Rommel As Military Commander, by Ronald Lewin
Clearly, this is a book written for someone like me. Before I properly review this book, I feel it necessary to point out that I am the exact audience of a book like this, as a student of military history who finds it worthwhile to reflect on the virtues of leaders, and who enjoys books that seek to rehabilitate the reputations of leaders who have often been unfairly relegated to the lesser ranks of military leaders . Although admittedly I am not as much a fan of World War II history as are most students of military history, largely because the conflict was both so massive and also so harrowing in its conduct that it is the sort of subject that keeps me up all night with horrific nightmares of the brutality of mankind, this is the sort of World War II book I can stand behind, and I like what it has to say about Rommel. The author does all he can to free Rommel from the obloquy of having been a brave and generally successful leader of one of the worst regimes known to mankind, and manages to make a solid case for recognizing Rommel as a great leader, if not quite at the highest level of generals (more on that later), and explains his conduct in both WWI and especially World War II in framing him as brave and patriotic and not particularly skilled at political leadership, which ended up being a fatal shortcoming in his case as it proved impossible to be a fundamentally decent person in the moral cesspool that was the higher reaches of the German army without suffering as a result.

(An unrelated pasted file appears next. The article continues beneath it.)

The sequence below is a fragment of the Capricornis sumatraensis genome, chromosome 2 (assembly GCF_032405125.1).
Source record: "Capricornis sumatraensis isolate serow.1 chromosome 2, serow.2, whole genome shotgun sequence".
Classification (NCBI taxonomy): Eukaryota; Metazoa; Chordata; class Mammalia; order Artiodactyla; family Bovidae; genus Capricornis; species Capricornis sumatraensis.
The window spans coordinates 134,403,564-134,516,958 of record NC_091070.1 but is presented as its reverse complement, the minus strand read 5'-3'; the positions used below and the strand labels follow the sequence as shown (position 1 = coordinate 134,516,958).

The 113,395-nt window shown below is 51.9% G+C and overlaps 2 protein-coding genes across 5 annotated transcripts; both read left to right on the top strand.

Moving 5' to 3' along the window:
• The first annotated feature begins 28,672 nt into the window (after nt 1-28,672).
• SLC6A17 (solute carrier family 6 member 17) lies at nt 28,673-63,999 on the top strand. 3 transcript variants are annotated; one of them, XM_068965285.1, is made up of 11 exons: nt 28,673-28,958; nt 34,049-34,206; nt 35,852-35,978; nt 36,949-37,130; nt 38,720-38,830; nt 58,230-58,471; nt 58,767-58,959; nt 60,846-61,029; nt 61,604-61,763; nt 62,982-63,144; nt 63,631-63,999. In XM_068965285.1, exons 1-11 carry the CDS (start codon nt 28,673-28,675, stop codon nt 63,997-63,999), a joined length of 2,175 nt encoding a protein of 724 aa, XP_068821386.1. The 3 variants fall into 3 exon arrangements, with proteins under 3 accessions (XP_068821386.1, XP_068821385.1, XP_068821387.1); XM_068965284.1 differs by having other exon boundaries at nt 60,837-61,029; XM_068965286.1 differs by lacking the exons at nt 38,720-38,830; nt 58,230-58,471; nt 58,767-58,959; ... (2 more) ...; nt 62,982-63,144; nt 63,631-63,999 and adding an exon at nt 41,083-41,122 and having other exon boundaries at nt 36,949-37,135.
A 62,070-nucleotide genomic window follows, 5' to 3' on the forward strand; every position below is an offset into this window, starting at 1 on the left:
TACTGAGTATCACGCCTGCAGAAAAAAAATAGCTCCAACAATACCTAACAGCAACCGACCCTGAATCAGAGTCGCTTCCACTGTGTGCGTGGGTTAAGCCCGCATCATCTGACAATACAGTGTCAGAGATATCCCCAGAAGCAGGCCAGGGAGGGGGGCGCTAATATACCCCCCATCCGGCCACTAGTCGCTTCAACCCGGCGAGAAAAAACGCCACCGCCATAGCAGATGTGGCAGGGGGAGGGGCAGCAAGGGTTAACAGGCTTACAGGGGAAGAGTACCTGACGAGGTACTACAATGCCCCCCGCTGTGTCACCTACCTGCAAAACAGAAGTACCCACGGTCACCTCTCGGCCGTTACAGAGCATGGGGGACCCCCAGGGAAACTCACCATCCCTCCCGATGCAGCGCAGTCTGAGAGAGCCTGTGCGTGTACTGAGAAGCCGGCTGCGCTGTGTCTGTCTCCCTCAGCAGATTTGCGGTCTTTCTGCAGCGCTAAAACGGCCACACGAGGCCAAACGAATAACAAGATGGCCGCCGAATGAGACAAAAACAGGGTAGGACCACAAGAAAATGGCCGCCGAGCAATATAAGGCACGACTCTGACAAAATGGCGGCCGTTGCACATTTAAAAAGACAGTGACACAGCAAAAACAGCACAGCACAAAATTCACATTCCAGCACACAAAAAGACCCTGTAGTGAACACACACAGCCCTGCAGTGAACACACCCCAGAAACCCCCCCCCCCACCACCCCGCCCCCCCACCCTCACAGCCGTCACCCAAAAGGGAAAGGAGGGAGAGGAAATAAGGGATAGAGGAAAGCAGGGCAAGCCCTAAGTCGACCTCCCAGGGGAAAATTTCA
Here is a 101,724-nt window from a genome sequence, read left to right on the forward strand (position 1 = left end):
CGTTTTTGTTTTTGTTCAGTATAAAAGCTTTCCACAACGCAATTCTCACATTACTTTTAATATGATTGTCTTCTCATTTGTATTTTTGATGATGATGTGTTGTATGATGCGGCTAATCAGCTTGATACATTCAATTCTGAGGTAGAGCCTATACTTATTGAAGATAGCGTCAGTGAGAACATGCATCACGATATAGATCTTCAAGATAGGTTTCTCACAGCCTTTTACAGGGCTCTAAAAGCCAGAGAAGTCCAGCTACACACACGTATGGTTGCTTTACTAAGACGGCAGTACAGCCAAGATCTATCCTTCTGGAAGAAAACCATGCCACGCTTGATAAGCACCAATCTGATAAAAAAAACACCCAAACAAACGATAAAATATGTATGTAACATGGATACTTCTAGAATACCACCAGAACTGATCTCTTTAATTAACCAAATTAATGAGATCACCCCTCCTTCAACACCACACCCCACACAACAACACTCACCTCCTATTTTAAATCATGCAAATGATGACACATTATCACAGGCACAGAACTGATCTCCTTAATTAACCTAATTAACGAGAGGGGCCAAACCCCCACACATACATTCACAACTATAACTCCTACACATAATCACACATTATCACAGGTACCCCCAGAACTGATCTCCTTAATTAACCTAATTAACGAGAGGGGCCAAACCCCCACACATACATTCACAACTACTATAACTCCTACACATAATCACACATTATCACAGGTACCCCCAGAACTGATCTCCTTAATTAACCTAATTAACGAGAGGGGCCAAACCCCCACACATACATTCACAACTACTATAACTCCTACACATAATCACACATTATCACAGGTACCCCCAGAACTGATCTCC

Nevertheless, this is not a book about Rommel the reluctant Abwehr conspirator, but about Rommel as a military commander, and that is for the better. The first chapter covers Rommel’s early leadership as an officer in World War I and in the interwar German army, and one chapter covering Rommel’s successful work as the leader of Hitler’s bodyguards (!) and his work as a subordinate tank officer in France in 1940. From page 35 to almost page 270 in a book that is only a bit over 300 pages the book spends its time looking at Rommel’s leadership in Africa in a very detailed fashion. The book then ends with a look at Rommel’s frustrating career in trying to turn the Atlantic Wall into a defense of Hitler’s conquests before being seriously injured after D-Day and being forced into suicide like many a Chinese general who had run afoul of an insecure ruler. As this book focuses on a very narrow theater of war for the vast majority of its pages, it gives almost a diary account of Rommel’s ups and downs as a general in the sands of Libya as the Germans and Italians fought the British and their dominion troops over the same ground over and over again and as Rommel dealt with logistics and the demands of being a leader of a coalition army.
And what is the book’s verdict? The author argues that Rommel was excellent on the attack and was sound both as a tactical and strategic leader, a quick learner of the realities of contemporary warfare. The book also does a good job at showing him to be a person of good character and someone whose skill as a leader and ability at unexpected flank attacks made him a cut above many of his opponents. The author, though, to his considerable credit, does not minimize Rommel’s flaws as a leader. For one, his inability to recognize the importance of seizing Malta suggests that he had some limitations in his logistical capabilities. Likewise, his problems in working with Hitler and Germany’s general staff (admittedly not the easiest people to work with) and his impossible-to-hide contempt for the military skills of his Italian allies in the desert hurt his abilities to be a solid diplomatic general on the level of, say, a Marlborough or Eisenhower. Even so, he is a solid general and this book gives a strong case for his skills on the battle and theater level from his World War II experience. If you’re willing to give the author a fair hearing when trying to clear Rommel of guilt by association with his regime, this book is a solid read.
 See, for example: